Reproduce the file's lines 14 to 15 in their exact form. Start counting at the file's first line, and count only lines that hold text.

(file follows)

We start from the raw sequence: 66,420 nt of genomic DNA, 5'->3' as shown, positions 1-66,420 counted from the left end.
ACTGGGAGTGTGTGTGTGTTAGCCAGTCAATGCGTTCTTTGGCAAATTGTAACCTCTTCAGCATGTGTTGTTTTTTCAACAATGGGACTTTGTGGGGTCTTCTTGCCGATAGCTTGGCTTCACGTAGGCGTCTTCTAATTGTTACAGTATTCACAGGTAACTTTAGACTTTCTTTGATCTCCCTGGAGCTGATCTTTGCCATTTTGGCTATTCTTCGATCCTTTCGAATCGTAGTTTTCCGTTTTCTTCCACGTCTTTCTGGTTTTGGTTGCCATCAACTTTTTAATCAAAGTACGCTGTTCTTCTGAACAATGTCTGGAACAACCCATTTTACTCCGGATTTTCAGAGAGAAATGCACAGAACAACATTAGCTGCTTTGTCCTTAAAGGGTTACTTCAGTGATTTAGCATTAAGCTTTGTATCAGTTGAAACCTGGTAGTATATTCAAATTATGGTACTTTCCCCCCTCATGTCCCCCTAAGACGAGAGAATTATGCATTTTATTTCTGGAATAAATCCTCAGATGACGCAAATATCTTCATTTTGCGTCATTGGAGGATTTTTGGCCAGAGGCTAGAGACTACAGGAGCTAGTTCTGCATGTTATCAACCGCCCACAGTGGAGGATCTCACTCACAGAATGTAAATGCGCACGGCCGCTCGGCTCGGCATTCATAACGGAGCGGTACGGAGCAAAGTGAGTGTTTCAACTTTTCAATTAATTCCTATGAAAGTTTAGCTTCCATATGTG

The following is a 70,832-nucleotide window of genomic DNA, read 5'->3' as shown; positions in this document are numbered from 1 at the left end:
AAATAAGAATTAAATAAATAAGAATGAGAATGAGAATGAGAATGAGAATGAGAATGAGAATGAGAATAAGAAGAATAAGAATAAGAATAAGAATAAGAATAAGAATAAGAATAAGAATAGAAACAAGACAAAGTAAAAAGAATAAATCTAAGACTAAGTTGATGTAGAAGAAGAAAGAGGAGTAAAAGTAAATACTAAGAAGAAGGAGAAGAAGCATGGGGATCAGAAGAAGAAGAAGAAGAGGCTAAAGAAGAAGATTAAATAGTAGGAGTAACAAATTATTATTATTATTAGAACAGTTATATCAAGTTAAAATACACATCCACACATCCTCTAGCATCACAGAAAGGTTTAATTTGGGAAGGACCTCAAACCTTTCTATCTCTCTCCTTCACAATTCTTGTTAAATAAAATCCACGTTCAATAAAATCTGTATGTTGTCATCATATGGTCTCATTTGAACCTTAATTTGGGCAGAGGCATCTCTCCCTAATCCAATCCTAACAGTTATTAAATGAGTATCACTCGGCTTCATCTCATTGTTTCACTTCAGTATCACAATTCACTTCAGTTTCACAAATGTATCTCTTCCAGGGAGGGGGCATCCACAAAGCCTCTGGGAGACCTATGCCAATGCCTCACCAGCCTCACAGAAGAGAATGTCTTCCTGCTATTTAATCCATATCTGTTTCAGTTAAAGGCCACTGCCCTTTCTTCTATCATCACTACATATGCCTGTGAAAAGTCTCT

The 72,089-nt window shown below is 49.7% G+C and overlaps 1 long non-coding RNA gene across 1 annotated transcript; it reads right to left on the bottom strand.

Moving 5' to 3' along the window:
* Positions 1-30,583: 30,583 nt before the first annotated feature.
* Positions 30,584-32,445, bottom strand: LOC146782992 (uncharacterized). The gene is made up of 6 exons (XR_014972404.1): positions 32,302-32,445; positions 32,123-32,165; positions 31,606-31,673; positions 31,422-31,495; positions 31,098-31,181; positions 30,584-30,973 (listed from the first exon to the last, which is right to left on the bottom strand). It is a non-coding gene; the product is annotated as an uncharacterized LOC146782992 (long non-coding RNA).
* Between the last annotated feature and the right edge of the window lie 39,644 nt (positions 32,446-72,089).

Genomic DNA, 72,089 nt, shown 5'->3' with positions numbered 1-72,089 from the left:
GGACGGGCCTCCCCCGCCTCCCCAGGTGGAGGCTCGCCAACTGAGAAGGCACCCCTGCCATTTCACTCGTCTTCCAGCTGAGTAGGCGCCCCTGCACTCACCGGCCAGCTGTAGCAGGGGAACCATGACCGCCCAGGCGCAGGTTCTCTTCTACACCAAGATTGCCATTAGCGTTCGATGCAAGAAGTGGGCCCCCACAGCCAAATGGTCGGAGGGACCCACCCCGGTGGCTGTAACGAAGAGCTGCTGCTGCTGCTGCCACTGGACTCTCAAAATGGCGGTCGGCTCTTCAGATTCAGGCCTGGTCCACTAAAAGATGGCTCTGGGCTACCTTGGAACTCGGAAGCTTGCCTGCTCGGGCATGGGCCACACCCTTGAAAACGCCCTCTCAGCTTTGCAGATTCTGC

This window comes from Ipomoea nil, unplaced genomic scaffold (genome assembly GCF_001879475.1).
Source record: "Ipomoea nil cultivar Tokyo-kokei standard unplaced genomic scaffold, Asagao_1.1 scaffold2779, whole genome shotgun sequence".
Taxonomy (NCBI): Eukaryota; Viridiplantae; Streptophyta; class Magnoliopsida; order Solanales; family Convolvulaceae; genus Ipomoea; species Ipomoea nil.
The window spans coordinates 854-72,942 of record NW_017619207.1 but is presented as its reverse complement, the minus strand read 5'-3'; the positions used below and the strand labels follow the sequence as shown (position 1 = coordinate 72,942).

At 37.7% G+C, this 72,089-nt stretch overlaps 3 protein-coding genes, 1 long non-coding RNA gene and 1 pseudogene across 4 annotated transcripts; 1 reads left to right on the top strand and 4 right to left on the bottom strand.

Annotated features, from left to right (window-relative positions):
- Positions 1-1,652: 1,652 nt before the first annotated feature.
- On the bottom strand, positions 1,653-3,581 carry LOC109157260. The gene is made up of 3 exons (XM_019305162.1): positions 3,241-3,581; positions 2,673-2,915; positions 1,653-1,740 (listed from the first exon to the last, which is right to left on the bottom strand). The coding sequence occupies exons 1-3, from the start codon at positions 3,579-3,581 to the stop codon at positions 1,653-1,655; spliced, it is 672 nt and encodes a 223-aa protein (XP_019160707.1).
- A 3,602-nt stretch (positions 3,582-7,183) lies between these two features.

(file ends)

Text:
Taxonomy (NCBI): Eukaryota; Viridiplantae; Streptophyta; class Magnoliopsida; order Solanales; family Convolvulaceae; genus Ipomoea; species Ipomoea nil.
The window spans coordinates 854-72,942 of record NW_017619207.1 but is presented as its reverse complement, the minus strand read 5'-3'; the positions used below and the strand labels follow the sequence as shown (position 1 = coordinate 72,942).